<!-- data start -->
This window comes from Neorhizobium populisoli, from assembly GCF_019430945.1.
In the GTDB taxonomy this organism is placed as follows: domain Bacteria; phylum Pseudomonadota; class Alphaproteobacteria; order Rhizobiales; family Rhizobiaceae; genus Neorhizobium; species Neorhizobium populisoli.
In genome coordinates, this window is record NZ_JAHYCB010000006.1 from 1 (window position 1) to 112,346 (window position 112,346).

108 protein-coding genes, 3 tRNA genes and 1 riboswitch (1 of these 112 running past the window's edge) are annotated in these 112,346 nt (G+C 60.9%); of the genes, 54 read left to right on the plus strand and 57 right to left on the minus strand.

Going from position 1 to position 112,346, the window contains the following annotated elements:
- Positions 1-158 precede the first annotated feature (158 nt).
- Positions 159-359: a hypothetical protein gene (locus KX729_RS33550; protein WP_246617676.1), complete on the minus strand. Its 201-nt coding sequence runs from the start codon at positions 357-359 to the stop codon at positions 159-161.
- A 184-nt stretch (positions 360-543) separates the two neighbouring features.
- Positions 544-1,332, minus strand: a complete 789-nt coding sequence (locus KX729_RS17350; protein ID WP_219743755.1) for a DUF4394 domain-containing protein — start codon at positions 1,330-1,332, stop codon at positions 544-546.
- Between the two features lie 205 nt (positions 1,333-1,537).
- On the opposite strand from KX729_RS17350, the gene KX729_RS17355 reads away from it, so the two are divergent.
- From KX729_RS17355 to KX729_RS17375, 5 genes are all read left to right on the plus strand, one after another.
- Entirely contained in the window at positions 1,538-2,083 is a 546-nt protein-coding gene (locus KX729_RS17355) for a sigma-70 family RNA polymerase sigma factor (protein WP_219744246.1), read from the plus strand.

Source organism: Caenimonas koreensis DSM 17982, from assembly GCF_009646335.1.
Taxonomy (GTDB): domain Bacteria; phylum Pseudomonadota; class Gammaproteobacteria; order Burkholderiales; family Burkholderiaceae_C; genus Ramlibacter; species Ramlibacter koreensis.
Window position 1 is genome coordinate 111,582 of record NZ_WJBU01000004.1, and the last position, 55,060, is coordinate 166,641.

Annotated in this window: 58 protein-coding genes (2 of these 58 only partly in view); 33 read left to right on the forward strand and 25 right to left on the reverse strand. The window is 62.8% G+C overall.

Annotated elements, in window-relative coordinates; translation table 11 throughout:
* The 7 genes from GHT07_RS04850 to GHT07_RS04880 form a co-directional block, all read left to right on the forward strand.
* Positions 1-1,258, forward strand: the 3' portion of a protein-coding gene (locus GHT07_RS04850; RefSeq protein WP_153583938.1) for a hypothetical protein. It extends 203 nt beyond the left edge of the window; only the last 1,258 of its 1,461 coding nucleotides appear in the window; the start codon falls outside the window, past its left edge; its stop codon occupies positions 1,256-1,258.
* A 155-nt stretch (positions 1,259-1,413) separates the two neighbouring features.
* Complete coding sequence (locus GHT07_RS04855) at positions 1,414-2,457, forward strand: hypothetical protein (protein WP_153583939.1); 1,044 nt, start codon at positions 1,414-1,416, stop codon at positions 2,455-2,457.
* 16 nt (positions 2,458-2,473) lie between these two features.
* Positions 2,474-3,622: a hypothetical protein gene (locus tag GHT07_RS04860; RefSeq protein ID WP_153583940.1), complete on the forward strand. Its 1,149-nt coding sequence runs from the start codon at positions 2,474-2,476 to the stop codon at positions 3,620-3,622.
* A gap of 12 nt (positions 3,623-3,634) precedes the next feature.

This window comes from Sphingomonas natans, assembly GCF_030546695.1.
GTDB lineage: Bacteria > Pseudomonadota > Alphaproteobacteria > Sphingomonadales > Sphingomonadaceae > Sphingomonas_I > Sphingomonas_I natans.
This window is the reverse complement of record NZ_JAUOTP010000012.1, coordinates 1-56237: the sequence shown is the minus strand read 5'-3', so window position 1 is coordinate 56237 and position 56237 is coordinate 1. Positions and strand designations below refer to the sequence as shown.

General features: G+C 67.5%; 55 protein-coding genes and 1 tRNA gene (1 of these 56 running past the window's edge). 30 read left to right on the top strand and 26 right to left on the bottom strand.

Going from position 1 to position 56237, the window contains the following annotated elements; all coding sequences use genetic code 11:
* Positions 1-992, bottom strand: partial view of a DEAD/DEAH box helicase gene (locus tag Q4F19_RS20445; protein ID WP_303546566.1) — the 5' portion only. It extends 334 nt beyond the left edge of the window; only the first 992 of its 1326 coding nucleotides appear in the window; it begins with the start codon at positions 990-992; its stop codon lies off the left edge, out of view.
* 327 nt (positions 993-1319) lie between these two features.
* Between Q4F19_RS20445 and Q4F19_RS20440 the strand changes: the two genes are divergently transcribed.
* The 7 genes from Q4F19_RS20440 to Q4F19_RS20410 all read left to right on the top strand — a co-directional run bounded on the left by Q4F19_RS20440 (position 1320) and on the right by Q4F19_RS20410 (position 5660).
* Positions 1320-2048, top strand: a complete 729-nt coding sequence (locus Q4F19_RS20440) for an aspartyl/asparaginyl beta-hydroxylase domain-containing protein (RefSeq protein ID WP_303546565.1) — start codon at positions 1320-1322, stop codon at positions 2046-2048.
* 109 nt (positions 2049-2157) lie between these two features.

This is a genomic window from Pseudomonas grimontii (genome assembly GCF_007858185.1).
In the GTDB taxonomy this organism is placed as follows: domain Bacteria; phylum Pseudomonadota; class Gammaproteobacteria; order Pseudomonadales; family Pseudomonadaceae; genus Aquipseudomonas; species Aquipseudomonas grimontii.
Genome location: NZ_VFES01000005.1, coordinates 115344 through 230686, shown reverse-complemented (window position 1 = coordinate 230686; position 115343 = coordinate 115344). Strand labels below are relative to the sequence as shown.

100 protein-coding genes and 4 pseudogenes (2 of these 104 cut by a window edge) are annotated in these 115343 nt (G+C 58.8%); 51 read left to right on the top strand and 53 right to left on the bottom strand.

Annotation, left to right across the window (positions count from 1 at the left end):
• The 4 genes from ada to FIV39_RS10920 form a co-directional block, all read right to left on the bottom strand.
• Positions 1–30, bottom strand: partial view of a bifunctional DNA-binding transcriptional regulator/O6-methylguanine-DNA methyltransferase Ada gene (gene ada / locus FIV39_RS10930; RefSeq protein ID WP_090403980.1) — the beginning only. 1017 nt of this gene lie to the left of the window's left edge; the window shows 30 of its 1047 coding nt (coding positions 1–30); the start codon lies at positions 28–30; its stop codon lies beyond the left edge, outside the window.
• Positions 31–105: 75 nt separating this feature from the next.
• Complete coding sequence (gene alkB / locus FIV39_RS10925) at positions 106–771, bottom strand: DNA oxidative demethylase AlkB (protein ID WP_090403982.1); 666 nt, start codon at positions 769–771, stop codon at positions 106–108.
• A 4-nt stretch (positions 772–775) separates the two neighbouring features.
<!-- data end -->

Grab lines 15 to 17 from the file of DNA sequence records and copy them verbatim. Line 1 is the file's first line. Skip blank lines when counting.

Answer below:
Taxonomy (GTDB): domain Bacteria; phylum Pseudomonadota; class Gammaproteobacteria; order Burkholderiales; family Burkholderiaceae_C; genus Ramlibacter; species Ramlibacter koreensis.
Window position 1 is genome coordinate 111,582 of record NZ_WJBU01000004.1, and the last position, 55,060, is coordinate 166,641.

Annotated in this window: 58 protein-coding genes (2 of these 58 only partly in view); 33 read left to right on the forward strand and 25 right to left on the reverse strand. The window is 62.8% G+C overall.